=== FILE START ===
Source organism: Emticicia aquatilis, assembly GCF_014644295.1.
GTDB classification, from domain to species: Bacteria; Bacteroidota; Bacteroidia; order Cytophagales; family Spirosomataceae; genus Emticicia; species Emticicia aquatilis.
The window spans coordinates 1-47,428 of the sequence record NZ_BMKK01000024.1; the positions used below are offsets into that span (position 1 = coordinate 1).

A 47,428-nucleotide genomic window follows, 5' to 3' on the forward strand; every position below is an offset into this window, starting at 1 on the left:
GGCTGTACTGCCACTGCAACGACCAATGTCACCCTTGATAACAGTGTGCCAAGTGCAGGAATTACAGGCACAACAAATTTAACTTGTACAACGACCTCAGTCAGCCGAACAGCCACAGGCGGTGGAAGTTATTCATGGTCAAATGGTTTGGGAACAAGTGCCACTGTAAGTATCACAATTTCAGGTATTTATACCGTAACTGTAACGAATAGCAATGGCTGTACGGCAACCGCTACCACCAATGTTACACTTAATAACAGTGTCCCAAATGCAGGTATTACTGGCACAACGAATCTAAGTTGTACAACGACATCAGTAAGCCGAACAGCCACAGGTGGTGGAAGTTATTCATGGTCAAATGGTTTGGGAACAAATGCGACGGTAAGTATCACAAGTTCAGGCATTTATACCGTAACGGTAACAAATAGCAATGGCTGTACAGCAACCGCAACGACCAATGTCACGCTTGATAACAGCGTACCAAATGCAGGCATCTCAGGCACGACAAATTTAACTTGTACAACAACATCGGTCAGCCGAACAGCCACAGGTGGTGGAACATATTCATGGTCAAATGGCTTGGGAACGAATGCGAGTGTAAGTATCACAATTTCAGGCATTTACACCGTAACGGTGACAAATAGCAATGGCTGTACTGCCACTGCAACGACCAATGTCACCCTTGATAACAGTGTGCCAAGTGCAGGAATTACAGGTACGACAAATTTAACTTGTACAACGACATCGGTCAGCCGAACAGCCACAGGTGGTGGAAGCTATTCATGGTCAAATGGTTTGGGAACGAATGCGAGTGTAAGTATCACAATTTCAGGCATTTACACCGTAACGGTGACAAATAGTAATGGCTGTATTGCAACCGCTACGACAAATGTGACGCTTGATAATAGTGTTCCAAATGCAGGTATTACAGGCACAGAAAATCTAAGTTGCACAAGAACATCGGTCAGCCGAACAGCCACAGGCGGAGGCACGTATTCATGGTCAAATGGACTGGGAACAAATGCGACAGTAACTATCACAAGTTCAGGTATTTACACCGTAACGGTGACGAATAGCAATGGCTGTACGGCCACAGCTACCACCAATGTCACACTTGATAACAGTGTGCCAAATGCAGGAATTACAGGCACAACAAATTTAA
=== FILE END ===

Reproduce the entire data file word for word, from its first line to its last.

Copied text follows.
Source organism: Emticicia aquatilis, assembly GCF_014644295.1.
GTDB classification, from domain to species: Bacteria; Bacteroidota; Bacteroidia; order Cytophagales; family Spirosomataceae; genus Emticicia; species Emticicia aquatilis.
The window spans coordinates 1-47,428 of the sequence record NZ_BMKK01000024.1; the positions used below are offsets into that span (position 1 = coordinate 1).

A 47,428-nucleotide genomic window follows, 5' to 3' on the forward strand; every position below is an offset into this window, starting at 1 on the left:
GGCTGTACTGCCACTGCAACGACCAATGTCACCCTTGATAACAGTGTGCCAAGTGCAGGAATTACAGGCACAACAAATTTAACTTGTACAACGACCTCAGTCAGCCGAACAGCCACAGGCGGTGGAAGTTATTCATGGTCAAATGGTTTGGGAACAAGTGCCACTGTAAGTATCACAATTTCAGGTATTTATACCGTAACTGTAACGAATAGCAATGGCTGTACGGCAACCGCTACCACCAATGTTACACTTAATAACAGTGTCCCAAATGCAGGTATTACTGGCACAACGAATCTAAGTTGTACAACGACATCAGTAAGCCGAACAGCCACAGGTGGTGGAAGTTATTCATGGTCAAATGGTTTGGGAACAAATGCGACGGTAAGTATCACAAGTTCAGGCATTTATACCGTAACGGTAACAAATAGCAATGGCTGTACAGCAACCGCAACGACCAATGTCACGCTTGATAACAGCGTACCAAATGCAGGCATCTCAGGCACGACAAATTTAACTTGTACAACAACATCGGTCAGCCGAACAGCCACAGGTGGTGGAACATATTCATGGTCAAATGGCTTGGGAACGAATGCGAGTGTAAGTATCACAATTTCAGGCATTTACACCGTAACGGTGACAAATAGCAATGGCTGTACTGCCACTGCAACGACCAATGTCACCCTTGATAACAGTGTGCCAAGTGCAGGAATTACAGGTACGACAAATTTAACTTGTACAACGACATCGGTCAGCCGAACAGCCACAGGTGGTGGAAGCTATTCATGGTCAAATGGTTTGGGAACGAATGCGAGTGTAAGTATCACAATTTCAGGCATTTACACCGTAACGGTGACAAATAGTAATGGCTGTATTGCAACCGCTACGACAAATGTGACGCTTGATAATAGTGTTCCAAATGCAGGTATTACAGGCACAGAAAATCTAAGTTGCACAAGAACATCGGTCAGCCGAACAGCCACAGGCGGAGGCACGTATTCATGGTCAAATGGACTGGGAACAAATGCGACAGTAACTATCACAAGTTCAGGTATTTACACCGTAACGGTGACGAATAGCAATGGCTGTACGGCCACAGCTACCACCAATGTCACACTTGATAACAGTGTGCCAAATGCAGGAATTACAGGCACAACAAATTTAA